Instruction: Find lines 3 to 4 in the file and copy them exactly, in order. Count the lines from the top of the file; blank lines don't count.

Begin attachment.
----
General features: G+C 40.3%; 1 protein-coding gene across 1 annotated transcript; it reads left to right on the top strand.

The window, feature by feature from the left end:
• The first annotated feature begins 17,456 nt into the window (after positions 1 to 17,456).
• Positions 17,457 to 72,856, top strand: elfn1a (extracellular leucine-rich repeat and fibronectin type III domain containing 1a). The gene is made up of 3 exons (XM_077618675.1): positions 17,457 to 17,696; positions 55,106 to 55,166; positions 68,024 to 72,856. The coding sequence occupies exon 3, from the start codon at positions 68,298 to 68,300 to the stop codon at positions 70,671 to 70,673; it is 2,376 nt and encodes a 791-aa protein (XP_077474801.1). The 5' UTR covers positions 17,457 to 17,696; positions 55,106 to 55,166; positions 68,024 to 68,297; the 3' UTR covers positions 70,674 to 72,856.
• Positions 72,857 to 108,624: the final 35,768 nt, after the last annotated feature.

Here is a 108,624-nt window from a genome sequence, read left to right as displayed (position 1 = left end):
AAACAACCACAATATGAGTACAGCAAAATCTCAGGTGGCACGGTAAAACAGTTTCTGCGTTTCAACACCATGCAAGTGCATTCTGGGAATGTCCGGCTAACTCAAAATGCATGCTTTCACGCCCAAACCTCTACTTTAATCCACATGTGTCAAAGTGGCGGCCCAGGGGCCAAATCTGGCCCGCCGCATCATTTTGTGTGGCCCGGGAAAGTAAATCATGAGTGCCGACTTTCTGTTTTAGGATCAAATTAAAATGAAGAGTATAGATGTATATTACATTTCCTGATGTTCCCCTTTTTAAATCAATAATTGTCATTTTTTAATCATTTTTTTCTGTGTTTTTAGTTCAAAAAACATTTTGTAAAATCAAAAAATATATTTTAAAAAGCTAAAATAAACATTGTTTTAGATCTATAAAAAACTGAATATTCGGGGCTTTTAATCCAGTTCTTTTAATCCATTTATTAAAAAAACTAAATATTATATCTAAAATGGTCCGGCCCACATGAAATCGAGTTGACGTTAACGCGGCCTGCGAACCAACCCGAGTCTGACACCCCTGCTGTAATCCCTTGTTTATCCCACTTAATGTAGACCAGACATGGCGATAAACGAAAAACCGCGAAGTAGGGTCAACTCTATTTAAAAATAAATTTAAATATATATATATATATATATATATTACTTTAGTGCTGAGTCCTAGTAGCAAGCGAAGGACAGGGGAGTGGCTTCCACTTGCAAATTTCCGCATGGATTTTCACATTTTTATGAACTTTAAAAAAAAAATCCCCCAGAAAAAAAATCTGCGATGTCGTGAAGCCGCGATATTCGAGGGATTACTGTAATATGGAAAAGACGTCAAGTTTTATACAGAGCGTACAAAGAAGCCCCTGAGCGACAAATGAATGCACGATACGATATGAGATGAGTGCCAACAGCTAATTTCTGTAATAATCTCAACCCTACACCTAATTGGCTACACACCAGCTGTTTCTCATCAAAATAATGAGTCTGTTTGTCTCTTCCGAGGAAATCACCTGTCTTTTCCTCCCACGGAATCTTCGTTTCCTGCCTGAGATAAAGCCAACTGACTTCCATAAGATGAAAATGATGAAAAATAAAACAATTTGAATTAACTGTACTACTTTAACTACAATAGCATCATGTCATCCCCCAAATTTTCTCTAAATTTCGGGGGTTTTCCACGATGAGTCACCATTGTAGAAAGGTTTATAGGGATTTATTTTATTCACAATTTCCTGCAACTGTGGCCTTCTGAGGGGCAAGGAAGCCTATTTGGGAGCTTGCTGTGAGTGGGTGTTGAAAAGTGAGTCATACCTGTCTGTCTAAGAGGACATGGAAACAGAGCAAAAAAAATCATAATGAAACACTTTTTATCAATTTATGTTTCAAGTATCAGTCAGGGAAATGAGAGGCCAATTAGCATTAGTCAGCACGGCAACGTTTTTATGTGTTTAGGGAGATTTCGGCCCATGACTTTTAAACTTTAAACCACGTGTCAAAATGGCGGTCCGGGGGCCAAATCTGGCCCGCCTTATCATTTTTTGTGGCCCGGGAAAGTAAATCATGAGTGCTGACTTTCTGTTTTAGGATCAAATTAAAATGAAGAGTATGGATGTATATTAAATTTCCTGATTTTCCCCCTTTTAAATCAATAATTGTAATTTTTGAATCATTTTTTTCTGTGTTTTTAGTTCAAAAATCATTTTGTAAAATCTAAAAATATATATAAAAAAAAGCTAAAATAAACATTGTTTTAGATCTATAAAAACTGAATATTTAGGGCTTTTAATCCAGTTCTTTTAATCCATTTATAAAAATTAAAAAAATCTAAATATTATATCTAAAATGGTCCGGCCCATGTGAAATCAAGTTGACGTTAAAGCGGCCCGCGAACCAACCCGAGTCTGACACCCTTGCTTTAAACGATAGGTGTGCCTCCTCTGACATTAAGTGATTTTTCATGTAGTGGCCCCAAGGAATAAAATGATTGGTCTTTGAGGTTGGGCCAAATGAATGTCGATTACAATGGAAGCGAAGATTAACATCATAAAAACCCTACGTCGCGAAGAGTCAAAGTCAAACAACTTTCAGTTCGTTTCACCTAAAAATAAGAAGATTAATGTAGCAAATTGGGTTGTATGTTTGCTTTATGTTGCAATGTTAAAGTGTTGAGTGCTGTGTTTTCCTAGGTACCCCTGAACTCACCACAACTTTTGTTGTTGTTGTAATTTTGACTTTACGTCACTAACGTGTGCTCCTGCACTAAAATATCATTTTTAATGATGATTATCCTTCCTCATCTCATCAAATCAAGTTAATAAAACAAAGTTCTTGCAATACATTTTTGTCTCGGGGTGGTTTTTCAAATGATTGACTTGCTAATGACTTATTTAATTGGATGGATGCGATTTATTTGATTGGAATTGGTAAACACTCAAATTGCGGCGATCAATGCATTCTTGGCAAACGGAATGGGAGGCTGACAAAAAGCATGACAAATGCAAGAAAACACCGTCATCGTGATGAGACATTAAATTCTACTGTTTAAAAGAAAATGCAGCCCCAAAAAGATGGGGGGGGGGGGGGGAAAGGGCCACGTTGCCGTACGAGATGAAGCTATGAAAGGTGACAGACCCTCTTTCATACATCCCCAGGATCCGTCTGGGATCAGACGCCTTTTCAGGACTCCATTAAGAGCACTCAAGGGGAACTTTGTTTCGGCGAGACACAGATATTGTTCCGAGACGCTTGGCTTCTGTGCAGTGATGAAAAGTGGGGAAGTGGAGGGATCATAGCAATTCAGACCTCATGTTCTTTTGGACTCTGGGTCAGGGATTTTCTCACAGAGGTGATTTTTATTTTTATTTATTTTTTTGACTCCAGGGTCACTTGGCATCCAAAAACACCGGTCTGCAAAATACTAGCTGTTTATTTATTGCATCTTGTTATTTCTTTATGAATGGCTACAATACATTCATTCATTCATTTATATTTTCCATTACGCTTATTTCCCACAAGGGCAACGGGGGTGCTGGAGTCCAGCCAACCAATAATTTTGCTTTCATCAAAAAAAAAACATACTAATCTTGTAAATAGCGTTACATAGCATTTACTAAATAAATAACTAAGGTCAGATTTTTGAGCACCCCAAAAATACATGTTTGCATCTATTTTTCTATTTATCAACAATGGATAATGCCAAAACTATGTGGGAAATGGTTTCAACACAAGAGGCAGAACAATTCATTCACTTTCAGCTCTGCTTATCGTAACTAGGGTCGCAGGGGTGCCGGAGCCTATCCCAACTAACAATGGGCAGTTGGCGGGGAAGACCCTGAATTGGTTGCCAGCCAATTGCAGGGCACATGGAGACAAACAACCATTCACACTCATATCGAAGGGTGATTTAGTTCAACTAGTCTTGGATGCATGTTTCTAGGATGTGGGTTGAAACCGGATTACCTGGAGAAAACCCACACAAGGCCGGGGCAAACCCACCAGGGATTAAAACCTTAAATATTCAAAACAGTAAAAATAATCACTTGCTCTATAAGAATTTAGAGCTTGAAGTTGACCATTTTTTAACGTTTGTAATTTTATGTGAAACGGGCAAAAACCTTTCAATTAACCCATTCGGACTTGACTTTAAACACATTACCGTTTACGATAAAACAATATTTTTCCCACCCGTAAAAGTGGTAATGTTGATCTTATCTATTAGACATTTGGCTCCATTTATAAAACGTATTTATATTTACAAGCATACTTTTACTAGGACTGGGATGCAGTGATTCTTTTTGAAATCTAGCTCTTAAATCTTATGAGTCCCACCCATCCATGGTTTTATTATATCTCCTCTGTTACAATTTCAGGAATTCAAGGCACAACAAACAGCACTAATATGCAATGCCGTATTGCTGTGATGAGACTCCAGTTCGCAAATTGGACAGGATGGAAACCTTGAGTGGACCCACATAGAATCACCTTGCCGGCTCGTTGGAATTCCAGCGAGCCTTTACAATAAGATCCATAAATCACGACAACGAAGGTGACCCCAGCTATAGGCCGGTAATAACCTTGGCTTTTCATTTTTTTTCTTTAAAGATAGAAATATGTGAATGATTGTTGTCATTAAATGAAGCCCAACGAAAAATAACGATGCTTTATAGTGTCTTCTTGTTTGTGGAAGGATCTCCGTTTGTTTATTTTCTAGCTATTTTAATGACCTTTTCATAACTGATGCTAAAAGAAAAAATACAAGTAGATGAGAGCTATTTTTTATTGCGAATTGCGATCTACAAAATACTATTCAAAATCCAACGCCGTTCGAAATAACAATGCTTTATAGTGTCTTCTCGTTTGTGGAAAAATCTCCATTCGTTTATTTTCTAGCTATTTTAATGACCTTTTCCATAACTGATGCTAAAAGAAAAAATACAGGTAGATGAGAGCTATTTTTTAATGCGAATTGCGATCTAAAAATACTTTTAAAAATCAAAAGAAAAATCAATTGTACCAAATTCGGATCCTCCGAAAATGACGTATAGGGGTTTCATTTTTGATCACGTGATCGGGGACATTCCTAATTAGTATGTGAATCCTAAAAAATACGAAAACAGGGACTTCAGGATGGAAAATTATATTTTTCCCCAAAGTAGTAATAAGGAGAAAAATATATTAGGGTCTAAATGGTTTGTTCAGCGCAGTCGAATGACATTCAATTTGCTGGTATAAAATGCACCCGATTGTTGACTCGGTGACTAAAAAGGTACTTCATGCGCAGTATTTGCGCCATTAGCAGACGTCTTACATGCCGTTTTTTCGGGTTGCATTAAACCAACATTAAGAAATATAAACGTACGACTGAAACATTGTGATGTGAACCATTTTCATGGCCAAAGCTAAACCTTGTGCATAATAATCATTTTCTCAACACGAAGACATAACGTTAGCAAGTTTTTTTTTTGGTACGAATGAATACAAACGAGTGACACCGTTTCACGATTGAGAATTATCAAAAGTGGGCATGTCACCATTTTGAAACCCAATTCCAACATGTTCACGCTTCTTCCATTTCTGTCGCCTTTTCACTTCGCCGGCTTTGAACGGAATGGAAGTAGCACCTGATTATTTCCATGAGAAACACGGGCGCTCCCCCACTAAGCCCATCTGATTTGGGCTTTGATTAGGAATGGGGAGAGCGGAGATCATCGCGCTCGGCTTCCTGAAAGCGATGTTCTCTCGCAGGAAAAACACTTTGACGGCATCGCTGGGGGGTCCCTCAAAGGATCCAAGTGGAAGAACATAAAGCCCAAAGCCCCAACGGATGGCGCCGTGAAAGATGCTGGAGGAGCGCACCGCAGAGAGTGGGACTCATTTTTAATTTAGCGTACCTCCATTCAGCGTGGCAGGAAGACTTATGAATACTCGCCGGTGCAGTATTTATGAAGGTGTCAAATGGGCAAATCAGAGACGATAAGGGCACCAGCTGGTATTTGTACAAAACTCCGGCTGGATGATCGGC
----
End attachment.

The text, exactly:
• The first annotated feature begins 17,456 nt into the window (after positions 1 to 17,456).
• Positions 17,457 to 72,856, top strand: elfn1a (extracellular leucine-rich repeat and fibronectin type III domain containing 1a). The gene is made up of 3 exons (XM_077618675.1): positions 17,457 to 17,696; positions 55,106 to 55,166; positions 68,024 to 72,856. The coding sequence occupies exon 3, from the start codon at positions 68,298 to 68,300 to the stop codon at positions 70,671 to 70,673; it is 2,376 nt and encodes a 791-aa protein (XP_077474801.1). The 5' UTR covers positions 17,457 to 17,696; positions 55,106 to 55,166; positions 68,024 to 68,297; the 3' UTR covers positions 70,674 to 72,856.